Major crimes in the United States reached an all-time high in 1954, exceeding the two-million mark for the third successive year. In spite of such groups as the famous Kefauver Committee, organized crime continues to entrench itself in the cities. Meanwhile, amid public apathy, the court calendars grow longer and justice is delayed. Thousands of new laws are passed each year, often without proper study, so that no lawyer today can achieve real mastery of even one major branch of his profession. In this little book, literally a challenge, Chief Justice Vanderbilt speaks out against these situations and abuses. Drawing on his experience as Chief Justice under the reformed court system provided by the 1947 New Jersey Constitution, he explains the need for reform, the importance of judicial administration, the problems of selecting judges and jurors, and the importance of legal procedure. In the matter of law reform he has long been known as a leader and fighter. In his book, originally delivered as the White Lectures at the University of Virginia Law School, he asks his readers to meet the challenge of law reform.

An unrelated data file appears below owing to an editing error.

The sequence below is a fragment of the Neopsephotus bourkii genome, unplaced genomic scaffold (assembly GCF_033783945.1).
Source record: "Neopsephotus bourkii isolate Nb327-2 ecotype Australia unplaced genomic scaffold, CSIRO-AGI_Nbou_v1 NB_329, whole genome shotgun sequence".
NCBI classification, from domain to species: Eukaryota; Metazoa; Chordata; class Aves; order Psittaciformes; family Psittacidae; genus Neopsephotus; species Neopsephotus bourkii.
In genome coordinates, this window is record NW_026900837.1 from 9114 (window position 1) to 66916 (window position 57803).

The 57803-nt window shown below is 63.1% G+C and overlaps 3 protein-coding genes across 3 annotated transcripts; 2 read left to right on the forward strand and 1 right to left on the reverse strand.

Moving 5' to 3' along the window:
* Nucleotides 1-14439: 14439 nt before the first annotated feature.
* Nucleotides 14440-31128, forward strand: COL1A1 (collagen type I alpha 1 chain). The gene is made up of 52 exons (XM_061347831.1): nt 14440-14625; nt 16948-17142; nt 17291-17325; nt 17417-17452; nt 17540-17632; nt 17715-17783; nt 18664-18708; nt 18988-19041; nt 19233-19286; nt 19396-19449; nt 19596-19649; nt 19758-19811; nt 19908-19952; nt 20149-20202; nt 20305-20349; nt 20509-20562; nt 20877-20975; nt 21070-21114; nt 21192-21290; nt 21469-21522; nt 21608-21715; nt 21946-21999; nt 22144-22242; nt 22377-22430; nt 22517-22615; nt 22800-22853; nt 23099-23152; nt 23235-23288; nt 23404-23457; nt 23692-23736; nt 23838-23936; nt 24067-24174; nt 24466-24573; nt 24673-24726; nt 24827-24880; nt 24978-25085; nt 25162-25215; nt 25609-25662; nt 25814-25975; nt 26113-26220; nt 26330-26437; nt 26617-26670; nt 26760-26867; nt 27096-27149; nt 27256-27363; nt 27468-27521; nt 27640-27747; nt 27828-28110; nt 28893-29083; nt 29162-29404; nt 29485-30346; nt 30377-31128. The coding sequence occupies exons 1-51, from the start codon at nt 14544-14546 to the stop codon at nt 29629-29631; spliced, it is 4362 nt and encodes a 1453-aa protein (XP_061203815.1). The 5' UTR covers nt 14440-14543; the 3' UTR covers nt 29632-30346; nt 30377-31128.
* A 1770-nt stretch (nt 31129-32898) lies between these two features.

Originally published in 1955.
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